I love a lot of things about my man. He’s funny, he’s honest, he works hard, he reads. His intellect and his artist’s eye will blow you out of the water. He’s well-traveled. You get the idea—I think my boyfriend’s amazing. I’m sure a million other girls would say the same about their significant others.
One of the things about this man that I will always remember is his reaction to this conversation between Melissa Harris-Perry and bell hooks (who I was delighted to see address the fact that the lowercasing of her name backfired). I live on the internet and am constantly reading articles all over the place, seeing funny images and comics, commenting on statuses and blogposts…and so I’m constantly sending my boyfriend links. Anything that makes me think of him, that I think he’d laugh at or otherwise appreciate, that I need him to share in my rage about, I send it to him. My guess is that he only sees about 20% of what I send because he does not live on the internet— but what he does see, we usually talk about. I’ll never forget the morning I woke up, looked at my phone, and saw a text from my man— who, six months before, had no familiarity whatsoever with feminism— that said:
“I love bell hooks.”
Could there be anything more beautiful?
Don’t get me wrong. It’s not like we (or anyone) have been able to completely escape the patriarchy. We had a lengthy argument one very early morning about the state of my armpit hair. We debated once, for days, women changing or not changing their names after marriage (and we come back to the topic often). Just recently, he told me that sometimes you have to let a man be a man and a woman be a woman. Outraged, I asked what on earth he meant by that, especially when he already knows darn well what kind of woman I am.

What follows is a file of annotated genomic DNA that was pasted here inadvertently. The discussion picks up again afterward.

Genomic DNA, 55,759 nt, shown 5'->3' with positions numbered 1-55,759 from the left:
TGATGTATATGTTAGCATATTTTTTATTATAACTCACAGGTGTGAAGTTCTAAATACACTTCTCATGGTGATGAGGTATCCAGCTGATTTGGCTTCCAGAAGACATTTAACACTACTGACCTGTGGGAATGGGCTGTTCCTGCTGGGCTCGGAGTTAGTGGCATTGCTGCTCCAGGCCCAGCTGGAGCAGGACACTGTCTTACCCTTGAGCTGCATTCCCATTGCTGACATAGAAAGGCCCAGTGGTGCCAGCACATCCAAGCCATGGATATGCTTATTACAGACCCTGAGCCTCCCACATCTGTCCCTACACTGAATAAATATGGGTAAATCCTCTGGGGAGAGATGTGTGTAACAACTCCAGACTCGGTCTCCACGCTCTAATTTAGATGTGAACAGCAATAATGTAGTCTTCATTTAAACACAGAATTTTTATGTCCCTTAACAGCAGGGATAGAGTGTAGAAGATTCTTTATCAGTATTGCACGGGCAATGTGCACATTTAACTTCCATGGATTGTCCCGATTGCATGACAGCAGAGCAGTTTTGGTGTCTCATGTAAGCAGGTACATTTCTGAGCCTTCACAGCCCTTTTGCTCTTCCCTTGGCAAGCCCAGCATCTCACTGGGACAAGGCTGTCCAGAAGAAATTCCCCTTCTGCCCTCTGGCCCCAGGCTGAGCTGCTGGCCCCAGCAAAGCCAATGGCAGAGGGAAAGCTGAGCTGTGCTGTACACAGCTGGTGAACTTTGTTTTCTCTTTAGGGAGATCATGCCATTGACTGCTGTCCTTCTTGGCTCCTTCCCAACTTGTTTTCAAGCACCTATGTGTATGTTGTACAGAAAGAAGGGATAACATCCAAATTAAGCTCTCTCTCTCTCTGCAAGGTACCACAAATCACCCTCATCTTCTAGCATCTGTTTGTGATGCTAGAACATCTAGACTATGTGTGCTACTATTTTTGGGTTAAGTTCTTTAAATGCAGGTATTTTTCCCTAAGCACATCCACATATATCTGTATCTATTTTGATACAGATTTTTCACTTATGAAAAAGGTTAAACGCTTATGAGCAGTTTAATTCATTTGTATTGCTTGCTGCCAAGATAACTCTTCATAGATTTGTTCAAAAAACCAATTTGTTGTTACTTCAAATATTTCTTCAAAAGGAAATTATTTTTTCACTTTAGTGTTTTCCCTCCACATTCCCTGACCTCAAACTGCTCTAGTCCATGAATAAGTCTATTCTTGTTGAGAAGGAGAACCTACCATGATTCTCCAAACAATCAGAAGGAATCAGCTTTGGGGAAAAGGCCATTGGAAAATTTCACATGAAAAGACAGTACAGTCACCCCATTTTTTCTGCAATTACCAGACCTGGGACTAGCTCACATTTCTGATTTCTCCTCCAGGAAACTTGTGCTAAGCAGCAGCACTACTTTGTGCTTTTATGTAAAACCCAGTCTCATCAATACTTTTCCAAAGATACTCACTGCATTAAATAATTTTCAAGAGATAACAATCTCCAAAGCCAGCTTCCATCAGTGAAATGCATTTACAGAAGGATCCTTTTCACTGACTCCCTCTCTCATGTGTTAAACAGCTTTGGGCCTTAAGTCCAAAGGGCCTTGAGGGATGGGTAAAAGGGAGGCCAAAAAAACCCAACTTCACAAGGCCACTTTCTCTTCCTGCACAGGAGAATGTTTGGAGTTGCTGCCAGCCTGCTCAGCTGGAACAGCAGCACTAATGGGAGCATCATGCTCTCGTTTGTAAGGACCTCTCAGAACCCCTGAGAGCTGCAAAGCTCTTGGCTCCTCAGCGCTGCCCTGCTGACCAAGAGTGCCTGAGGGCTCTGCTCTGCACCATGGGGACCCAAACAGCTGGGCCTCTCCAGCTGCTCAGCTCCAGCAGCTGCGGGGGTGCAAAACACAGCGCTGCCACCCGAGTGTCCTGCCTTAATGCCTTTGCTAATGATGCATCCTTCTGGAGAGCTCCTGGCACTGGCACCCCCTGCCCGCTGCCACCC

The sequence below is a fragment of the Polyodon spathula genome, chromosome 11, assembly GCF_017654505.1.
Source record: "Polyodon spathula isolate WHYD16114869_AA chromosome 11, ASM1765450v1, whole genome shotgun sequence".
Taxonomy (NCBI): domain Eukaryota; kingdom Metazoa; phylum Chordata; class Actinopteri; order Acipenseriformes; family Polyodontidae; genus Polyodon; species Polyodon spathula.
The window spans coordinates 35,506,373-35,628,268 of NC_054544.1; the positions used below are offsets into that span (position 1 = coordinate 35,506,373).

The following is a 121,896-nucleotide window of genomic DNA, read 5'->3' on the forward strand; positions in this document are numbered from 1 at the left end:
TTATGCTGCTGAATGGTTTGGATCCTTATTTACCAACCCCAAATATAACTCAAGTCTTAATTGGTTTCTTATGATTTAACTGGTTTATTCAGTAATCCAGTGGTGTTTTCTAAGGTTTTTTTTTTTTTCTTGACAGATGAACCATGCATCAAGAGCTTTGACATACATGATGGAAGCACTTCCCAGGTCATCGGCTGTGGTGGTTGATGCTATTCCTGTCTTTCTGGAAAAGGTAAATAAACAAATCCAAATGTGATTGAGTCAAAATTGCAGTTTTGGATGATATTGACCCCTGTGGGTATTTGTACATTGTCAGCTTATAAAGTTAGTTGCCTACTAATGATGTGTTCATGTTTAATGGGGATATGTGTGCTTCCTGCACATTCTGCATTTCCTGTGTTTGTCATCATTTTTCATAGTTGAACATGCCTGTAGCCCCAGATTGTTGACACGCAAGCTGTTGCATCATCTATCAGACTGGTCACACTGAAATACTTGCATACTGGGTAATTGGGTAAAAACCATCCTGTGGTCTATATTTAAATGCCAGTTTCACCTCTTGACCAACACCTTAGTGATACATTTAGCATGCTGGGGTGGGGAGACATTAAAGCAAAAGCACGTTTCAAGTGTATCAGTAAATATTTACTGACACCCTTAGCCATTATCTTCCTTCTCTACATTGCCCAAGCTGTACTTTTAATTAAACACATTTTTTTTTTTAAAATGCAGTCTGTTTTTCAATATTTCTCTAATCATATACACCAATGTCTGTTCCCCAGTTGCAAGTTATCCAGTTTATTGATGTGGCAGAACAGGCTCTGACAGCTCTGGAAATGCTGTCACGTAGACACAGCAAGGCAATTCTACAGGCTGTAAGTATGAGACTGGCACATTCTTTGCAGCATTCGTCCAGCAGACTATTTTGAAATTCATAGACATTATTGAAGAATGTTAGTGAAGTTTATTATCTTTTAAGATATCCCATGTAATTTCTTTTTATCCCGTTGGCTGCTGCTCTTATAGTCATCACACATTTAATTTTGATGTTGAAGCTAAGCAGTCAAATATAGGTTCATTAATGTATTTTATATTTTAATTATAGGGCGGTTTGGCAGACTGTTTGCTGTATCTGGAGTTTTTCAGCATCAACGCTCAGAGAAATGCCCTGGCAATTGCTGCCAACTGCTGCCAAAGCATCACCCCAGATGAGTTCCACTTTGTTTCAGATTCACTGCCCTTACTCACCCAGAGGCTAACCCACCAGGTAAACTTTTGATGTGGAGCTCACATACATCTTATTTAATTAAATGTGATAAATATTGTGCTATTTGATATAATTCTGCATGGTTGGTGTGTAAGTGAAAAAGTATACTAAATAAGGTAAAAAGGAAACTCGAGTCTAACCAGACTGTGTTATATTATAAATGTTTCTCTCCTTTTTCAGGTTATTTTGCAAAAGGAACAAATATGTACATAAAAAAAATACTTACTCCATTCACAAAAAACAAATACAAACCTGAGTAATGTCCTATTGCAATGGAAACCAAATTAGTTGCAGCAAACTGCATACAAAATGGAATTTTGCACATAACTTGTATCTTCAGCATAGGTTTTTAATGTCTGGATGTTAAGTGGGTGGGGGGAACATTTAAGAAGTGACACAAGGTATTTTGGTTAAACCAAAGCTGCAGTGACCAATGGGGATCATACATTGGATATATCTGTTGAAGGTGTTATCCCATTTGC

“I think,” he said, “my manliness would be when I say I’m done talking about something. And your womanliness would be when you just keep right on talking about it anyway.”
Which of course, I did.
There have also been times when racism goes completely over my head because I’ve never had to deal with it. We’ve both said, wittingly and unwittingly, sexist and racist things. The difference, I think, between now and before we were together is that we address those things, acknowledge them and learn from them, which sometimes is all you can really do.
By human standards, I’m a little new to the relationship game. I’ve been with my boyfriend about a year, and before that I’d been pretty darn single for almost four years. So I’m maybe not the MOST experienced or seasoned person to give romantic advice. I imagine, however, that when you’re with somebody and plan to do it for a long time, you find a lot of good in everything they are in do. Even in their annoying habits, even when they say the complete WRONG thing or don’t shut up when they need to, hopefully you even find a little good there (or at the very least, some amusement). I’m coming to appreciate most aspects of who my man is, and I hope that feeling is mutual.
It’s not hard to appreciate that he loves bell hooks, though, and there’s a Beyoncé/bell hooks post forthcoming.